Four Poems • Lucinda Flanary

Southern Sunday Summer Dress
You sat on the steps
Of my front porch
In your Southern Sunday summer dress
Even though it was Autumn
And you were a Yankee now

Your legs spread just enough
To hold a bowl of pomegranate seeds
Your knees were bent
And your bare feet splayed out
In awkward angles

Your hair was up
And your inhibitions tumbled down
In your Southern Sunday summer dress
Your fingers were stained red
With sticky sweetness

You sat on the steps
Your knees bent just enough
For me to capture a kiss
On my front porch
With sticky sweetness

Your hair was up
With your knees bent
In awkward angles
Even though it was Autumn
Your inhibitions tumbled down

You were a Yankee now
With your lips stained red
You sat on the steps
In your Southern Sunday summer dress

On my front porch
With your bare feet splayed out
I captured a kiss
While your bowl tumbled down
With sticky sweetness
And it stained red
Your Southern Sunday summer dress


I remember the summer
That I followed you to the mountains
With my parasol and orange pekoe tea
You loved the scent of pine needles
And I loved the scent of you
It rained for days
With my charcoals
I captured your likeness
I chased shadows and light around your body
And captured the best of you
With my tongue
On the nights when I knew
That no canvas would contain you
The rains ended
All too soon
And I could only hold you with my gaze
After my arms stopped being enough


All that I can really be for you is
“There” when you want me
“There” when you need me
“There” when you have had enough of this world
Or when this world seems to have had its fill of you
You wander this earth a lone pirate
Not sure of what treasure it is that you seek
You walk with a map in hand
Looking for the place where X marks the spot
Some answer
That only leads to more questions
You dig and dig
Only to find another map
To another treasure
That doesn’t exist
And you are left with an empty trunk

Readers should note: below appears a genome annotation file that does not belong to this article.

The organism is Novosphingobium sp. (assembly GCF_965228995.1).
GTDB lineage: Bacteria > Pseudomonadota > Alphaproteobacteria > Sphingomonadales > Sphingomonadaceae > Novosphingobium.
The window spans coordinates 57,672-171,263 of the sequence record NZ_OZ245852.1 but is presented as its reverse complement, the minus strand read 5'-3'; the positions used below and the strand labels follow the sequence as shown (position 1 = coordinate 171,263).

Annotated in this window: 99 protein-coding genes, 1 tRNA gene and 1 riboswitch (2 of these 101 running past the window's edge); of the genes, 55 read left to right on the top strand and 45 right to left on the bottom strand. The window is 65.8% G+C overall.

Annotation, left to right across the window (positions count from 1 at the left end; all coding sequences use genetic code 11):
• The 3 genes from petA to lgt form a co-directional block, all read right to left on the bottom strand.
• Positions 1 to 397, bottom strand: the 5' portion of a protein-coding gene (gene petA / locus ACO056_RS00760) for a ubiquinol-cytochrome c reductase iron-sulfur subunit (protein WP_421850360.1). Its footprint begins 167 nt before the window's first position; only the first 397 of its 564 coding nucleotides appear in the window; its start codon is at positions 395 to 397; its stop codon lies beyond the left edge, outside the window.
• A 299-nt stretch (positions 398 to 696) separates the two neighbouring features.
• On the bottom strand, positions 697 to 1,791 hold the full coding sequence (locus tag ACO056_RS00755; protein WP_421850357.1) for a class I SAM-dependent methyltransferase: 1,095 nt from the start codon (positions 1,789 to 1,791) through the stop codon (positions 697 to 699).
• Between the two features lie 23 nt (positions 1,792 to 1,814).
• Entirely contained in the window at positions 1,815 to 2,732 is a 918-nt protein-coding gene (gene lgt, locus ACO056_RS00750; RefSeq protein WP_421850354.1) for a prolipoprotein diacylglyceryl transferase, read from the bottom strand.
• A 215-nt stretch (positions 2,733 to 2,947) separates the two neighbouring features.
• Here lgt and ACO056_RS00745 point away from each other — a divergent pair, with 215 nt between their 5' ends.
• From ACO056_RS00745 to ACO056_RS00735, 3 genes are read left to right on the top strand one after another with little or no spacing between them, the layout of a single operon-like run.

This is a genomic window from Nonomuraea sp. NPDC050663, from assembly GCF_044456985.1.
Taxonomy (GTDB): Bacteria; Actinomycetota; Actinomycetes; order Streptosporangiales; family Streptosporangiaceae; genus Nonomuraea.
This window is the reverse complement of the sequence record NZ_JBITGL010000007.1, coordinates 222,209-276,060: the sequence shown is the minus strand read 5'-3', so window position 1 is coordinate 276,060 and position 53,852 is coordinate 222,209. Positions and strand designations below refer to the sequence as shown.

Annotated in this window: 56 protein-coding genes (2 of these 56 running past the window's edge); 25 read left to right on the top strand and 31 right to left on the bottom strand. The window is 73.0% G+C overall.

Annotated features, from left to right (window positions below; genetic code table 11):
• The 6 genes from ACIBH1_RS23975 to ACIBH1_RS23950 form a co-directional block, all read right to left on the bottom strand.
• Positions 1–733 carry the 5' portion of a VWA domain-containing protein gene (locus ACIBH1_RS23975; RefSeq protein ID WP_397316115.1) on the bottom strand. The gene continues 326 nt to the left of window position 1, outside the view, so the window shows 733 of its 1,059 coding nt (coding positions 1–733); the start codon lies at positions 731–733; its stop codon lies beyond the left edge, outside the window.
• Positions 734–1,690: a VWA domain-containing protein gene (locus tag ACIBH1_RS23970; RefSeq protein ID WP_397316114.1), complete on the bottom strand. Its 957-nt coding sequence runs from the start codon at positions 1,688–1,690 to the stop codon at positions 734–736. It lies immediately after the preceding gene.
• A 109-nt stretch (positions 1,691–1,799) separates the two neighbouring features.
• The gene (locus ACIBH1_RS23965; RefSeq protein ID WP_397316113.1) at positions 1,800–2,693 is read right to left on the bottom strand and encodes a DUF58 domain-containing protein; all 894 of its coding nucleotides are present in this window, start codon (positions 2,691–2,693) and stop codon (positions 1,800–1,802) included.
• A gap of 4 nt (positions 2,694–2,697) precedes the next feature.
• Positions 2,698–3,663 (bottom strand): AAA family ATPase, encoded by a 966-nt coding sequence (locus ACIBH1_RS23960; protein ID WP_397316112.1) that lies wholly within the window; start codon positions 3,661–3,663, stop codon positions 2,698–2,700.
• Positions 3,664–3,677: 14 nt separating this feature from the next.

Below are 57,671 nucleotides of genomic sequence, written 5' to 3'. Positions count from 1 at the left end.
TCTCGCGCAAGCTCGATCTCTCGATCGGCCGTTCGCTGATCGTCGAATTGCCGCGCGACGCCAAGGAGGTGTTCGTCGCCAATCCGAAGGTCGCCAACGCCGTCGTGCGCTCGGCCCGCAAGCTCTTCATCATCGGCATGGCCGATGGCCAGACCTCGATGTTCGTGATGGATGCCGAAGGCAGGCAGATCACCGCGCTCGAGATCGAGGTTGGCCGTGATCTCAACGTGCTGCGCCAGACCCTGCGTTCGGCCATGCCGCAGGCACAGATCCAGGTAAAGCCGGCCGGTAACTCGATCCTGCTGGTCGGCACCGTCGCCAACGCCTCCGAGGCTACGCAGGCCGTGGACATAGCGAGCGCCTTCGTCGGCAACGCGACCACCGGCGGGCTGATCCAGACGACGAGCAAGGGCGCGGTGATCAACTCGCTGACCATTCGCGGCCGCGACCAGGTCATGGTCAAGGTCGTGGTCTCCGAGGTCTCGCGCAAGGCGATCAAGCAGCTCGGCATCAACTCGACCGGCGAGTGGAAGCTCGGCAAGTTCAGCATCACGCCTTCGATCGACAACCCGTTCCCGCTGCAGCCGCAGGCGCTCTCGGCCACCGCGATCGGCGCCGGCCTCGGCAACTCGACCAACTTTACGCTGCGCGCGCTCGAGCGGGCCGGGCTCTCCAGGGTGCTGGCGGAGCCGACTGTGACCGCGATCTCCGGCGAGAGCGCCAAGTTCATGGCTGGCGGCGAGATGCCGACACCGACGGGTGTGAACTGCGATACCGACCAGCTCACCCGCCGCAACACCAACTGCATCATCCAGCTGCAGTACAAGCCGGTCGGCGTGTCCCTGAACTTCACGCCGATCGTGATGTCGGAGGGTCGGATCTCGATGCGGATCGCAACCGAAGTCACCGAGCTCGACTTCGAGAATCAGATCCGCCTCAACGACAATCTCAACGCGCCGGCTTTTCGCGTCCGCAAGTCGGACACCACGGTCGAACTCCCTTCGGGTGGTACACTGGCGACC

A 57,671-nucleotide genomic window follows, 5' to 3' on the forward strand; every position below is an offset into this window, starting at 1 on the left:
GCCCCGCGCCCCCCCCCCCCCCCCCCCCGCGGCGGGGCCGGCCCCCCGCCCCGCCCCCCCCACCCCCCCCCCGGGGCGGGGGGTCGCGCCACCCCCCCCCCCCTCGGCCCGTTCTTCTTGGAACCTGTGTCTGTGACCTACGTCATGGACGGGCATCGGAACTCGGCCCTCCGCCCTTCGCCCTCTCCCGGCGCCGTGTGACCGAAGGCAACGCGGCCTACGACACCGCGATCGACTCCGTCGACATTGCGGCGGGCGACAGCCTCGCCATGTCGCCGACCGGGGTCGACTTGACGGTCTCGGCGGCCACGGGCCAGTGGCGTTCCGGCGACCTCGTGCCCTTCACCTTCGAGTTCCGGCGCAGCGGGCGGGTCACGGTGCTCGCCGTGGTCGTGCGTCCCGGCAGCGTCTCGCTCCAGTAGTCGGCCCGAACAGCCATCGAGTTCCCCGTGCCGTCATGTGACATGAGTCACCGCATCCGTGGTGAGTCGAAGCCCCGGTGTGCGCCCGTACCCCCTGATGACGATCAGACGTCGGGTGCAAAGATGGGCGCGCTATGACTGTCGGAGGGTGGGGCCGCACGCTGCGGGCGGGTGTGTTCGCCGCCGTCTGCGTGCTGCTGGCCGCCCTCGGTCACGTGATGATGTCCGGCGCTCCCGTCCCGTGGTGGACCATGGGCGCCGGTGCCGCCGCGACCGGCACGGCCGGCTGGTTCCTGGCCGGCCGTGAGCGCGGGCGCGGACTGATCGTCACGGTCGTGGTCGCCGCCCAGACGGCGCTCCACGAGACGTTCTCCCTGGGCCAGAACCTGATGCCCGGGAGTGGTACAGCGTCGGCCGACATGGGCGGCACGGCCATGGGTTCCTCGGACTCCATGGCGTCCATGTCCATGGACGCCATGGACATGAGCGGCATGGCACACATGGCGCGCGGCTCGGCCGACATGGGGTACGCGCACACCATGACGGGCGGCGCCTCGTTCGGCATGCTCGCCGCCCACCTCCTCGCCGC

To bury the latest body
Treasure Island is becoming a graveyard
But I am there
To hold your shovel
Even though it gets heavier each time
I stand
Sometimes in patience
Sometimes not
But I am still “there”
I would like to think of “there”
As the constant that you claim
When the temporaries in this world
Destroy your heart and distract your mind
I know the rewards for being “there”
“There” to hold you
“There” to encourage you
“There” to keep you sane
But I also know the realities of being “there”
Always “there”
Just “there”
And over “there”
And yet, it is where I choose to stay
Good thing that I am holding the shovel
I may need it someday


Extra Sauce
You came home with Taco Bell on your breath
She is nineteen and working the drive-thru
Sneaking you those free bean burritos
Like she knew a fat man's Viagra
You say that you don't love her
That you love me
It is just that with her
You can have a "normal go nowhere relationship"
As if that means that we may go somewhere someday
But baby, we've been going nowhere for two years
And I haven't felt normal in a long while
I can't keep being the part time wife
To a two-timing man
I know that you will try to hang on to me
Because you can't handle normal for long
Her hot sauce will soon lose its fire
And she will realize
Her potential to super size
Will only go so far
Then you will be looking
For my home cooking
And I won't be waiting at home
But don't you worry
There will always be another nineteen year old
In another drive-thru
And there is a Dairy Queen right next door


For many years, Lucinda L. Flanary was 
a retail clerk aspiring to be an artist,
then she realized that she was an artist aspiring 
NOT to be a retail clerk. She is a poet, a 
published short fiction writer, photographer, 
painter and crafter who believes in 
re-appropriating found objects and finding 
morbid beauty in the dilapidated and the abandoned.